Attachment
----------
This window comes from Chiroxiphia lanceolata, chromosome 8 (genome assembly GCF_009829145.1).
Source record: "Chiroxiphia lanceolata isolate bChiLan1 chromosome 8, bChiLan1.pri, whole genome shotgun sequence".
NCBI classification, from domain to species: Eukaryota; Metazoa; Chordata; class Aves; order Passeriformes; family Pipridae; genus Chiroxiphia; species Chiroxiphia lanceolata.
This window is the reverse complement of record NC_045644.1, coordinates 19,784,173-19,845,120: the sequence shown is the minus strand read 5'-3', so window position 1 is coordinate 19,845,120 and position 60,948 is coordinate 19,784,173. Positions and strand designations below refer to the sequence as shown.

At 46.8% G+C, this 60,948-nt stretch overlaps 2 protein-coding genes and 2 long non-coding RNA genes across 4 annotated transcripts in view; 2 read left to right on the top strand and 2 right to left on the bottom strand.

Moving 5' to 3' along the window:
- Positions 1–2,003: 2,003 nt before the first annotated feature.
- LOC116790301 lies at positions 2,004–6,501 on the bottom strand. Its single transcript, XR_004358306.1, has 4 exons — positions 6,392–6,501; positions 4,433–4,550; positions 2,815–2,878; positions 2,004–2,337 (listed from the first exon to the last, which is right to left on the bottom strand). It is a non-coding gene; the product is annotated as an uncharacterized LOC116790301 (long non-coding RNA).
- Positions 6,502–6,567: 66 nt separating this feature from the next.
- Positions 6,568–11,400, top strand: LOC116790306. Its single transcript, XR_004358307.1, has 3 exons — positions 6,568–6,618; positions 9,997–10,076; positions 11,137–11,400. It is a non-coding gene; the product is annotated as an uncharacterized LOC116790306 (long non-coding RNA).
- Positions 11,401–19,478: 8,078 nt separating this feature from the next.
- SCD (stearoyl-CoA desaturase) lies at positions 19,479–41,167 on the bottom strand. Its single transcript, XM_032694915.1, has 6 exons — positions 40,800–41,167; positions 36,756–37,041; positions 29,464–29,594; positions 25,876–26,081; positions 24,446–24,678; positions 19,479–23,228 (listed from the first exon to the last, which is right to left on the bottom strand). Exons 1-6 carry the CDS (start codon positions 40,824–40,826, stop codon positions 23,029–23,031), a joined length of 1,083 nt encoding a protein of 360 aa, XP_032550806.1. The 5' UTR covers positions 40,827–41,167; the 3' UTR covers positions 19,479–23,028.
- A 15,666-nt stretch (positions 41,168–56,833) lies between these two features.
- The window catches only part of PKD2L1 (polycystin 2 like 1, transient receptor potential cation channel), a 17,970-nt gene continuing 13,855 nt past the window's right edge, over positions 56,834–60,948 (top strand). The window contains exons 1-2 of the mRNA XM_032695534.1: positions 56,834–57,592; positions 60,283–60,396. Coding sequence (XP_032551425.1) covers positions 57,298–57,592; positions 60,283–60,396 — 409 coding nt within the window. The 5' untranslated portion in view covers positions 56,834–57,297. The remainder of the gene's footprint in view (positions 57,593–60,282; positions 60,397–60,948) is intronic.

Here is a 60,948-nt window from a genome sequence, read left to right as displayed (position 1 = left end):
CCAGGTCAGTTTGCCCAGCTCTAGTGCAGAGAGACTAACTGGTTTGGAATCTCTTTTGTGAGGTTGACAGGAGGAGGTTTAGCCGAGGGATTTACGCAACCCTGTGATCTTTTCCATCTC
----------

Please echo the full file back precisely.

This window comes from Chiroxiphia lanceolata, chromosome 8 (genome assembly GCF_009829145.1).
Source record: "Chiroxiphia lanceolata isolate bChiLan1 chromosome 8, bChiLan1.pri, whole genome shotgun sequence".
NCBI classification, from domain to species: Eukaryota; Metazoa; Chordata; class Aves; order Passeriformes; family Pipridae; genus Chiroxiphia; species Chiroxiphia lanceolata.
This window is the reverse complement of record NC_045644.1, coordinates 19,784,173-19,845,120: the sequence shown is the minus strand read 5'-3', so window position 1 is coordinate 19,845,120 and position 60,948 is coordinate 19,784,173. Positions and strand designations below refer to the sequence as shown.

At 46.8% G+C, this 60,948-nt stretch overlaps 2 protein-coding genes and 2 long non-coding RNA genes across 4 annotated transcripts in view; 2 read left to right on the top strand and 2 right to left on the bottom strand.

Moving 5' to 3' along the window:
- Positions 1–2,003: 2,003 nt before the first annotated feature.
- LOC116790301 lies at positions 2,004–6,501 on the bottom strand. Its single transcript, XR_004358306.1, has 4 exons — positions 6,392–6,501; positions 4,433–4,550; positions 2,815–2,878; positions 2,004–2,337 (listed from the first exon to the last, which is right to left on the bottom strand). It is a non-coding gene; the product is annotated as an uncharacterized LOC116790301 (long non-coding RNA).
- Positions 6,502–6,567: 66 nt separating this feature from the next.
- Positions 6,568–11,400, top strand: LOC116790306. Its single transcript, XR_004358307.1, has 3 exons — positions 6,568–6,618; positions 9,997–10,076; positions 11,137–11,400. It is a non-coding gene; the product is annotated as an uncharacterized LOC116790306 (long non-coding RNA).
- Positions 11,401–19,478: 8,078 nt separating this feature from the next.
- SCD (stearoyl-CoA desaturase) lies at positions 19,479–41,167 on the bottom strand. Its single transcript, XM_032694915.1, has 6 exons — positions 40,800–41,167; positions 36,756–37,041; positions 29,464–29,594; positions 25,876–26,081; positions 24,446–24,678; positions 19,479–23,228 (listed from the first exon to the last, which is right to left on the bottom strand). Exons 1-6 carry the CDS (start codon positions 40,824–40,826, stop codon positions 23,029–23,031), a joined length of 1,083 nt encoding a protein of 360 aa, XP_032550806.1. The 5' UTR covers positions 40,827–41,167; the 3' UTR covers positions 19,479–23,028.
- A 15,666-nt stretch (positions 41,168–56,833) lies between these two features.
- The window catches only part of PKD2L1 (polycystin 2 like 1, transient receptor potential cation channel), a 17,970-nt gene continuing 13,855 nt past the window's right edge, over positions 56,834–60,948 (top strand). The window contains exons 1-2 of the mRNA XM_032695534.1: positions 56,834–57,592; positions 60,283–60,396. Coding sequence (XP_032551425.1) covers positions 57,298–57,592; positions 60,283–60,396 — 409 coding nt within the window. The 5' untranslated portion in view covers positions 56,834–57,297. The remainder of the gene's footprint in view (positions 57,593–60,282; positions 60,397–60,948) is intronic.

Here is a 60,948-nt window from a genome sequence, read left to right as displayed (position 1 = left end):
CCAGGTCAGTTTGCCCAGCTCTAGTGCAGAGAGACTAACTGGTTTGGAATCTCTTTTGTGAGGTTGACAGGAGGAGGTTTAGCCGAGGGATTTACGCAACCCTGTGATCTTTTCCATCTC